A trainee dental nurse has recently pleaded guilty to forging prescriptions and stealing from pharmacies across the county of Gwent in south-east Wales. Although aged only 29 she pleaded guilty to three charges of false representation, three of theft by employee and three of making a false prescription as well as sixty other matters related to feeding her own drug addiction.
The prosecutor told the court that over a period of six months the trainee nurse had stolen 23 prescription forms from the workplace which were then forged and presented for fulfilment to different pharmacies – in fact, the first form stolen was just eleven days after she started work at the dental practice.
“She had been dependant on the dihydrocodeine pain killers and said she was not in her right frame of mind,” the prosecutor added. “There was some planning involved in the offences, she forged the names in her own name, her maiden name, mother, sister, next door neighbour, her friends and a variety of addresses and members of the public who were registered as patients where she worked.”
The defence pointed out that his client suffered from chronic migraines and said that in addition to her normal prescribed medication she was using anything she could to “alleviate the problem.” He added, “The medication she was on has had a significant effect on her rational thinking” and that she shows a “significant degree of remorse” and her addiction to codeine had been “fully addressed.”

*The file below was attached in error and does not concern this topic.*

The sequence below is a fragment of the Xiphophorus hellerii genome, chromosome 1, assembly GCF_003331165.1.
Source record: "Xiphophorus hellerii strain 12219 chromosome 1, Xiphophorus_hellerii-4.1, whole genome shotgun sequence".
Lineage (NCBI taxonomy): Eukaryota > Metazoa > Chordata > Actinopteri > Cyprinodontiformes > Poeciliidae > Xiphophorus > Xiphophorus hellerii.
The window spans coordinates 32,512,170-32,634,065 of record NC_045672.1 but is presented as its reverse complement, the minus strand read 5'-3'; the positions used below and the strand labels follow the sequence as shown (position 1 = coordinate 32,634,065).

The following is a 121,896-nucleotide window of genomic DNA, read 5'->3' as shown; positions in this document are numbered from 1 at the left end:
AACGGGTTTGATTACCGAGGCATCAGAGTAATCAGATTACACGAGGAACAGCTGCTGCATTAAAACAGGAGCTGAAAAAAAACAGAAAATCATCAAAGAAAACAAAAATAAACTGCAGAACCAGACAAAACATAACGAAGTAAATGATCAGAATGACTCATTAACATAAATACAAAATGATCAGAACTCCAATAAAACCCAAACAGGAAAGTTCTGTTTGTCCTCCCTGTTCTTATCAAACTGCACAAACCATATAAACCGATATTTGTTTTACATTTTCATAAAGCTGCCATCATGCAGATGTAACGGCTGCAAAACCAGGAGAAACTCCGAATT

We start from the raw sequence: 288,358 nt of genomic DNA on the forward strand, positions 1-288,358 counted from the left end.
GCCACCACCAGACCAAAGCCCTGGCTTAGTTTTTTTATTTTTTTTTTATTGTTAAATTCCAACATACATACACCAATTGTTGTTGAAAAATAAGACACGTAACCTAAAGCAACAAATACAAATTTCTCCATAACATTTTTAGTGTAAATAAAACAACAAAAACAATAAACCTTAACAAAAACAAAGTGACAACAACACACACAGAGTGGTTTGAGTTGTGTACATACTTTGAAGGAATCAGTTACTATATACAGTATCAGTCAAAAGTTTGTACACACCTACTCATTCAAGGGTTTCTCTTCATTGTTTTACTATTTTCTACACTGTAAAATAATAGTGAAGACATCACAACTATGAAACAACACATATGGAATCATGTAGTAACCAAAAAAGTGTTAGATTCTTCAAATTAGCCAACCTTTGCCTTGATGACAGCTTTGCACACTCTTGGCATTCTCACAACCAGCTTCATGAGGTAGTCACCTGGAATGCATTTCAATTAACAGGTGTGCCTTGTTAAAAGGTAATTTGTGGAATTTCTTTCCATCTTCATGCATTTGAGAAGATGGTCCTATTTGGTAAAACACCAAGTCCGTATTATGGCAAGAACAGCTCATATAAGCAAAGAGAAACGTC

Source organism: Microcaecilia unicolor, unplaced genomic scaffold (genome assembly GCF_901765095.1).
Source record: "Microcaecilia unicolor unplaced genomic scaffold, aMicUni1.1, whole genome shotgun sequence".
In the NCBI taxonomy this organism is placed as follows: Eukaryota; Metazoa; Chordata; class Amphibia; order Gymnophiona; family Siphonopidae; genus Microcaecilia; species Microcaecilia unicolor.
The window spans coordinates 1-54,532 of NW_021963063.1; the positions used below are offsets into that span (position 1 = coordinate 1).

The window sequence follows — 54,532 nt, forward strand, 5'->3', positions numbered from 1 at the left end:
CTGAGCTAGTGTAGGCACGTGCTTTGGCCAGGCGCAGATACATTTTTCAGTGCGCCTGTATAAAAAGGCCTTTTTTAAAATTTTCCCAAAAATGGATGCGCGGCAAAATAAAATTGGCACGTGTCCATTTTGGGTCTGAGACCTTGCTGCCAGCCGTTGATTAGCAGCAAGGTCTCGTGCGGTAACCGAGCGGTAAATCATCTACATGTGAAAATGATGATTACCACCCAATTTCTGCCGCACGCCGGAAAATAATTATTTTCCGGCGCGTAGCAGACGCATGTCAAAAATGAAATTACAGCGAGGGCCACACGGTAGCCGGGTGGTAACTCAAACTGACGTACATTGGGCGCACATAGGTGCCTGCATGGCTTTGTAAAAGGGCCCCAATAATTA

Addiction to painkillers is an often overlooked angle of drug addiction, even more so than addiction to other prescription drugs, as so much simple pain medication is available over the counter or with little to no followup discussion from a GP. The ease of acquisition and perceived legitimacy of these drugs does not mean that they aren’t addictive, as this trainee nurse’s sad case clearly shows, and it is often far too easy for people to develop a physical and psychological addiction to their painkillers, especially those like codeine which have “feel good” side effects such as elation or sleepiness.
While taking codeine normally according to medical instructions is perfectly safe, however taking large or frequent doses causes an increased risk of severe side effects such as nausea, constipation, breathing problems and seizures. When combined with alcohol or other drugs a codeine addiction can rapidly lead to death. Here are some common signs of codeine addiction to watching out for in yourself or someone close to you:
- Do they become aggressive or defensive when confronted about their cough syrup or painkiller use, justifying excessive use with “but the doctor gave it to me” or “it is medicine?”
- Are they experiencing nausea, constipation, breathing problems or seizures?
- Are they secretive or seem embarrassed about their use of cough syrup or painkillers, perhaps by refusing to take medicine in front of others or insisting on privacy to swallow tablets?
If the answer to any of these questions is yes then you could be looking at someone with a genuinely dangerous addiction. Get in touch with Rehab Recovery for free help and advice on 0800 088 66 86 today, or send us a message requesting a callback and we’ll give you a discreet ring for a chat about your concerns.
Keith stopped using drugs and drinking alcohol more than 10 years ago. He now spends a lot of time writing and editing content for this website. His mission is to assist people who are also looking to embrace addiction recovery. Keith believes a key way to accomplish this goal is through his writing.